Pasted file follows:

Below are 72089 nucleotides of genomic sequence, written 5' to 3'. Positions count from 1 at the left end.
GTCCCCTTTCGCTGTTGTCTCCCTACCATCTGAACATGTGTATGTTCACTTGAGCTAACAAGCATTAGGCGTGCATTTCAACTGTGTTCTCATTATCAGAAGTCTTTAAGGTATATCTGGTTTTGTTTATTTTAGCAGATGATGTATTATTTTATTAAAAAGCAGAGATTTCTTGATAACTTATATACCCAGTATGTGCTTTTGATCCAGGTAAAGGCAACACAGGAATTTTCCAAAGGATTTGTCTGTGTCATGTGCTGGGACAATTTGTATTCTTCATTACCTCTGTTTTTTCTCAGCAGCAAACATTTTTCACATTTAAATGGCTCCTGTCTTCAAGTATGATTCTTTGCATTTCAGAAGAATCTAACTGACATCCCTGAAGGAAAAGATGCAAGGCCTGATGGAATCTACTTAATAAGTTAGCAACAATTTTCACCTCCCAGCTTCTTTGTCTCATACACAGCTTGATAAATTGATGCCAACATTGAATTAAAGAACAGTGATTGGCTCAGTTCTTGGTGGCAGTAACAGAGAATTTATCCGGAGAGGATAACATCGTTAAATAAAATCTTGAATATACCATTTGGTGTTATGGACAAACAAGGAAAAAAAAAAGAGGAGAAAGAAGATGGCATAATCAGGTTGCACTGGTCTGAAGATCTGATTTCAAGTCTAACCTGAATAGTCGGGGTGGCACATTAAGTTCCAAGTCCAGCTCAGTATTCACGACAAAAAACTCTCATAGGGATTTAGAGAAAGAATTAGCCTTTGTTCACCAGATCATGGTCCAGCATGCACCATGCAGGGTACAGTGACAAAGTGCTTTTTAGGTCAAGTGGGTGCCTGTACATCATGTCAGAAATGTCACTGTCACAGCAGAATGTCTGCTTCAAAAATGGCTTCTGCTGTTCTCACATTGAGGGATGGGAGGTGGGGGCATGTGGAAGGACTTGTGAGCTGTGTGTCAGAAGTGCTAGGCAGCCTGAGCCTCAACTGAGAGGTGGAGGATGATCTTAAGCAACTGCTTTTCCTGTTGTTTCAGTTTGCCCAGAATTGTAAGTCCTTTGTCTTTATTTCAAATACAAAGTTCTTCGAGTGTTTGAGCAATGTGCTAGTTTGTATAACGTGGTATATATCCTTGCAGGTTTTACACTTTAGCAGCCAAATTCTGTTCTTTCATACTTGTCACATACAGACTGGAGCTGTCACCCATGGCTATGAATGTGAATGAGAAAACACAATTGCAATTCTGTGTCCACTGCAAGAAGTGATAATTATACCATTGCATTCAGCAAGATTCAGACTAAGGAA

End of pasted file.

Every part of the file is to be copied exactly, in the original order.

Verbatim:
Below are 72089 nucleotides of genomic sequence, written 5' to 3'. Positions count from 1 at the left end.
GTCCCCTTTCGCTGTTGTCTCCCTACCATCTGAACATGTGTATGTTCACTTGAGCTAACAAGCATTAGGCGTGCATTTCAACTGTGTTCTCATTATCAGAAGTCTTTAAGGTATATCTGGTTTTGTTTATTTTAGCAGATGATGTATTATTTTATTAAAAAGCAGAGATTTCTTGATAACTTATATACCCAGTATGTGCTTTTGATCCAGGTAAAGGCAACACAGGAATTTTCCAAAGGATTTGTCTGTGTCATGTGCTGGGACAATTTGTATTCTTCATTACCTCTGTTTTTTCTCAGCAGCAAACATTTTTCACATTTAAATGGCTCCTGTCTTCAAGTATGATTCTTTGCATTTCAGAAGAATCTAACTGACATCCCTGAAGGAAAAGATGCAAGGCCTGATGGAATCTACTTAATAAGTTAGCAACAATTTTCACCTCCCAGCTTCTTTGTCTCATACACAGCTTGATAAATTGATGCCAACATTGAATTAAAGAACAGTGATTGGCTCAGTTCTTGGTGGCAGTAACAGAGAATTTATCCGGAGAGGATAACATCGTTAAATAAAATCTTGAATATACCATTTGGTGTTATGGACAAACAAGGAAAAAAAAAAGAGGAGAAAGAAGATGGCATAATCAGGTTGCACTGGTCTGAAGATCTGATTTCAAGTCTAACCTGAATAGTCGGGGTGGCACATTAAGTTCCAAGTCCAGCTCAGTATTCACGACAAAAAACTCTCATAGGGATTTAGAGAAAGAATTAGCCTTTGTTCACCAGATCATGGTCCAGCATGCACCATGCAGGGTACAGTGACAAAGTGCTTTTTAGGTCAAGTGGGTGCCTGTACATCATGTCAGAAATGTCACTGTCACAGCAGAATGTCTGCTTCAAAAATGGCTTCTGCTGTTCTCACATTGAGGGATGGGAGGTGGGGGCATGTGGAAGGACTTGTGAGCTGTGTGTCAGAAGTGCTAGGCAGCCTGAGCCTCAACTGAGAGGTGGAGGATGATCTTAAGCAACTGCTTTTCCTGTTGTTTCAGTTTGCCCAGAATTGTAAGTCCTTTGTCTTTATTTCAAATACAAAGTTCTTCGAGTGTTTGAGCAATGTGCTAGTTTGTATAACGTGGTATATATCCTTGCAGGTTTTACACTTTAGCAGCCAAATTCTGTTCTTTCATACTTGTCACATACAGACTGGAGCTGTCACCCATGGCTATGAATGTGAATGAGAAAACACAATTGCAATTCTGTGTCCACTGCAAGAAGTGATAATTATACCATTGCATTCAGCAAGATTCAGACTAAGGAA